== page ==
Bed bug’s dangerous sex life – novel deterrents for control?
Young bed bugs, nymphs, use odor signals to inform adult males that they are not ready for mating.
This finding was recently shown by researchers at the Swedish University of Agricultural Sciences (SLU) and Lund University in Sweden, and published in the scientific journal BMC Biology.
- Mating in bed bugs is traumatic, and the males penetrates the abdomen with his rigid penis, says Rickard Ignell, one of the researchers at SLU.
Adult females are adapted to this type of insemination, but in nymphs this type of trauma can lead to significant damages. To protect themselves, nymphs release an odor signal, a pheromone, which deters any male that attempts to mate.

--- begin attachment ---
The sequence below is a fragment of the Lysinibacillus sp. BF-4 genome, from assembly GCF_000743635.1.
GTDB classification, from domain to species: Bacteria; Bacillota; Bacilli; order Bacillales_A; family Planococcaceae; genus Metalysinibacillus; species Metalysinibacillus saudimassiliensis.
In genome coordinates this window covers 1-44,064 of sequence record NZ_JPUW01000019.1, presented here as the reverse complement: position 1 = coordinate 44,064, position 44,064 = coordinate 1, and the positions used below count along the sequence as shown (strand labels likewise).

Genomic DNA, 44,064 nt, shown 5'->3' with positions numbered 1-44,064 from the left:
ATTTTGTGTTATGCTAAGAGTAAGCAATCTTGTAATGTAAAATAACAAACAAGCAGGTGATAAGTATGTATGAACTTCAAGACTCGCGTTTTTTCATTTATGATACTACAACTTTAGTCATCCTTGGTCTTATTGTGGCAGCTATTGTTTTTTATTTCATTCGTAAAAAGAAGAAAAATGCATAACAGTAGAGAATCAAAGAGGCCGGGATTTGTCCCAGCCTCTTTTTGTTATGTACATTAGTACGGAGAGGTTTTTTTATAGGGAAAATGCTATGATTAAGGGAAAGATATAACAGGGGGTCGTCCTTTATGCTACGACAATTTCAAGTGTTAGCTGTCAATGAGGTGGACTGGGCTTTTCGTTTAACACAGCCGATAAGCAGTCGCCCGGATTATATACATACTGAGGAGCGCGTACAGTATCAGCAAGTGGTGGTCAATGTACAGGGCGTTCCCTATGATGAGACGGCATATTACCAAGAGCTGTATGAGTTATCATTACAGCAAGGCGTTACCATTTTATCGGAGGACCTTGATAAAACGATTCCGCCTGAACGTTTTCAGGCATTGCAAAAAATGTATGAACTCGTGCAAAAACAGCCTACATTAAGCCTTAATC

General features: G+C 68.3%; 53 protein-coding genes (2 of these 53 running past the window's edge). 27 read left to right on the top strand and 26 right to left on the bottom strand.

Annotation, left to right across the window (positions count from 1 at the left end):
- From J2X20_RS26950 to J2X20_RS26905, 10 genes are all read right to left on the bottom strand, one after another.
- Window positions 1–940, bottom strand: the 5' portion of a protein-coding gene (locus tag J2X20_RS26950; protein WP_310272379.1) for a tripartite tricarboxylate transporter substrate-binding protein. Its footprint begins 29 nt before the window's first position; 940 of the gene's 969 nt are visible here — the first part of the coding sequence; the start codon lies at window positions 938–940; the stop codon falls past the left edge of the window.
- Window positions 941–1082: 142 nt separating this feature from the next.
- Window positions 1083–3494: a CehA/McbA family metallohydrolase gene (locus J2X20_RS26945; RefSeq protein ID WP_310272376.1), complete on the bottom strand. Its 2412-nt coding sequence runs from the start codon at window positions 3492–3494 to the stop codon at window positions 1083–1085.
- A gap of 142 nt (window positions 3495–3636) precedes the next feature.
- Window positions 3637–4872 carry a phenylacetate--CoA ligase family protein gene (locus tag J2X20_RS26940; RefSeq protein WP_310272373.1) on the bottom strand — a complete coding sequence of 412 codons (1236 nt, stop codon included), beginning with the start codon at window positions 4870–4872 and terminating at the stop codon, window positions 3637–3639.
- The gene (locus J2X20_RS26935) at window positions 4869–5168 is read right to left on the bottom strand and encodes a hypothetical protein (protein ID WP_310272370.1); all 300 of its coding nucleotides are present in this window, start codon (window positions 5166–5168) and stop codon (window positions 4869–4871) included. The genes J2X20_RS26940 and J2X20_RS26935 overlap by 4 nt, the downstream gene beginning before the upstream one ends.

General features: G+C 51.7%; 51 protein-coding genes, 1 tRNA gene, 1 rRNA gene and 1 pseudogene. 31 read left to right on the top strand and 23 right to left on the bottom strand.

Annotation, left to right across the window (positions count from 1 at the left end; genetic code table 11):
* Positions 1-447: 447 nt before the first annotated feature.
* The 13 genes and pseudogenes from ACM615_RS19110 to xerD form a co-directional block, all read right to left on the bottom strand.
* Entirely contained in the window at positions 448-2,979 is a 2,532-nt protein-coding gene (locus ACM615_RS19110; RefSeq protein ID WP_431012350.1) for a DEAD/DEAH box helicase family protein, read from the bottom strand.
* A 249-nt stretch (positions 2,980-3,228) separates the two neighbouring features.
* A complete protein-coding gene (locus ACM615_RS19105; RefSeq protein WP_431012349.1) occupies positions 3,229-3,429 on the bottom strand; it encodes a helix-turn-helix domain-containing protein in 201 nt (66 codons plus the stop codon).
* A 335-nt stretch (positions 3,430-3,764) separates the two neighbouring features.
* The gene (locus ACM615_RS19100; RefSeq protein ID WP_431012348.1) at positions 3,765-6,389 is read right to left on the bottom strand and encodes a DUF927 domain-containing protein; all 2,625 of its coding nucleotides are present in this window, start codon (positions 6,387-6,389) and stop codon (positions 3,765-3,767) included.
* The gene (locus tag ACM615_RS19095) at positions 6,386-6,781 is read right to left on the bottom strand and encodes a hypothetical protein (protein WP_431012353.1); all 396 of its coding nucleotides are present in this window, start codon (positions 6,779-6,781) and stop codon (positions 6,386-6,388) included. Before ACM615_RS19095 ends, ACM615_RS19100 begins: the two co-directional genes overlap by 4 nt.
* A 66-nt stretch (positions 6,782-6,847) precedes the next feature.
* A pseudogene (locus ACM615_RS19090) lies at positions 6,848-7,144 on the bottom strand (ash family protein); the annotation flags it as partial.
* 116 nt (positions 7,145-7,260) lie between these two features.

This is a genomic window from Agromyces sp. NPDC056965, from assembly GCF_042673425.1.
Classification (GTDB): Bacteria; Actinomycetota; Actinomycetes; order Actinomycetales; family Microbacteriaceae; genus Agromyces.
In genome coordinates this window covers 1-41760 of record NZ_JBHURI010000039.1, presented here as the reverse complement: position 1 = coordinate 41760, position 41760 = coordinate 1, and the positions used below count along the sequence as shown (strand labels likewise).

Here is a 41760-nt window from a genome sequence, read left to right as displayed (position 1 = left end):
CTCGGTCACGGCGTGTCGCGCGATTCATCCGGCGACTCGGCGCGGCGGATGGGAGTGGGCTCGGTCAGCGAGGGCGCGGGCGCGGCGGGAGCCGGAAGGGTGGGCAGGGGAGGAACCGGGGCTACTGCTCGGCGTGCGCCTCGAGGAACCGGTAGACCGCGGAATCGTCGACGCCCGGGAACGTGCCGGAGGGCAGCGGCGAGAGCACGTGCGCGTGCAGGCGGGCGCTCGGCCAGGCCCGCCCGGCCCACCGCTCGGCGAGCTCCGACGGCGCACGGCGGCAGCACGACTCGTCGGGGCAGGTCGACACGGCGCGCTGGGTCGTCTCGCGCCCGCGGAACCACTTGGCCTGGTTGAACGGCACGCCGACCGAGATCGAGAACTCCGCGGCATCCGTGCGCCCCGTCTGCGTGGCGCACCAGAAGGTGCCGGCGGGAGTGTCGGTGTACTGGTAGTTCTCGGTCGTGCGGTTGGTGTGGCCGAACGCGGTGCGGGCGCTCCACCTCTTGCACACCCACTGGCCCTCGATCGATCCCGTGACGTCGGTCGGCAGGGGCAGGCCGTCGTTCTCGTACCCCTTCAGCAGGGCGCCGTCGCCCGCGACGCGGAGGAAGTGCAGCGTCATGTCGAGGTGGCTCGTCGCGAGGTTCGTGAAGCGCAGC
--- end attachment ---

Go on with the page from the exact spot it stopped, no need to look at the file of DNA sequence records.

We have seen a global resurgence of bed bugs in the world, a once common household pest, in the last decade. The new research results may offer an untapped opportunity for pest control.
Vincent Harraca and Rickard Ignell at SLU in Alnarp and Camilla Ryne at Lund University are the responsible researchers behind the study.
Docent Rickard Ignell, SLU, email@example.com, +46 735-98 48 71
Docent Camilla Ryne, LU, firstname.lastname@example.org, +46 736-13 00 43